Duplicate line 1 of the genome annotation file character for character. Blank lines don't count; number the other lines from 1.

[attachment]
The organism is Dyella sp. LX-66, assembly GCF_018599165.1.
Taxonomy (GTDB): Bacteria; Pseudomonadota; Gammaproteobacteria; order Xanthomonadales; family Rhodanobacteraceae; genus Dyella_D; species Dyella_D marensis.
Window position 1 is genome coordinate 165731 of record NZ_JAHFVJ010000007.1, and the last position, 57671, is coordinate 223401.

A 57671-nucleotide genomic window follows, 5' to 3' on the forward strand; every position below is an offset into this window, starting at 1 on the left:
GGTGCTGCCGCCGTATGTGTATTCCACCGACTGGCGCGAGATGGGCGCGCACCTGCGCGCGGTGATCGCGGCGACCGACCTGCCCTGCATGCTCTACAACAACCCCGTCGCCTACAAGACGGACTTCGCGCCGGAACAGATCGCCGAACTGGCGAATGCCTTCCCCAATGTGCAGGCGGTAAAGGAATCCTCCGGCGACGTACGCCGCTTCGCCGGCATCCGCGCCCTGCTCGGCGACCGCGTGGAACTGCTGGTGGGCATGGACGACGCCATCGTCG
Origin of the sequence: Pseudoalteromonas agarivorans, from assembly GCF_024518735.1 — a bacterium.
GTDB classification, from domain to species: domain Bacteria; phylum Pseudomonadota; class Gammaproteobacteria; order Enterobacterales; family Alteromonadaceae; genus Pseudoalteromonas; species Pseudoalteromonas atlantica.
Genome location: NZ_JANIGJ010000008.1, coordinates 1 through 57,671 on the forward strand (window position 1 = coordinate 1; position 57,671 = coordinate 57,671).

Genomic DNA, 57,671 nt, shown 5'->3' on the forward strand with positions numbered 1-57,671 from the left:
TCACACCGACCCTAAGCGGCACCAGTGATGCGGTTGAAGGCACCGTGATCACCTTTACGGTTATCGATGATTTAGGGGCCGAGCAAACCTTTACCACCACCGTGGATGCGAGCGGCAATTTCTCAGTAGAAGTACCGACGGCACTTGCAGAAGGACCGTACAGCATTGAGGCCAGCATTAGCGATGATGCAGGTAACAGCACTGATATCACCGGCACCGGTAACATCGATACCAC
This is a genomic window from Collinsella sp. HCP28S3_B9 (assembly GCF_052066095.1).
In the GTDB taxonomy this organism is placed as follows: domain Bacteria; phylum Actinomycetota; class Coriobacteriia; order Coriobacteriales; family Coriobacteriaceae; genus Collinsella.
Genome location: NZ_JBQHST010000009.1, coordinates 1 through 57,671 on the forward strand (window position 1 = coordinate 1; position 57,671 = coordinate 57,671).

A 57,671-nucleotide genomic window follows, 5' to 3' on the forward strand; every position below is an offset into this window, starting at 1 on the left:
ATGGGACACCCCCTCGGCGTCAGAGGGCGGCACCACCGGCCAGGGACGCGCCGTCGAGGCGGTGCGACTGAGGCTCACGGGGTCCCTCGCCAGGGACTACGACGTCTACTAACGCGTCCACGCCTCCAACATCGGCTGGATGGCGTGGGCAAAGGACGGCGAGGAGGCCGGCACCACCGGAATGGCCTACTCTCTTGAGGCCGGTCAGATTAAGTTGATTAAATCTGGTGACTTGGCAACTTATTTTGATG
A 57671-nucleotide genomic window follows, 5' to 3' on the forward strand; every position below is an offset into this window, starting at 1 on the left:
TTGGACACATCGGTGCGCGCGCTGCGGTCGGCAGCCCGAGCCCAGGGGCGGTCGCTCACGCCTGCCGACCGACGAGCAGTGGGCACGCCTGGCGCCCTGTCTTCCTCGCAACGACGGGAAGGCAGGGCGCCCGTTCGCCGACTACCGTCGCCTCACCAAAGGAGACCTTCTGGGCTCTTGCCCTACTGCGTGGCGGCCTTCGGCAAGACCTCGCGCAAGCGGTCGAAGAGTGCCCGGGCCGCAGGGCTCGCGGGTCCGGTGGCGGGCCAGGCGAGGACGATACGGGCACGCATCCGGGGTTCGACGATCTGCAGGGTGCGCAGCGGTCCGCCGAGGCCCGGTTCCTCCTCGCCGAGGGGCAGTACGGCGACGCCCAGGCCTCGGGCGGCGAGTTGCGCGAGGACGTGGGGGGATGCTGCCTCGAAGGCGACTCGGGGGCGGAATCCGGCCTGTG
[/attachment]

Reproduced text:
The organism is Dyella sp. LX-66, assembly GCF_018599165.1.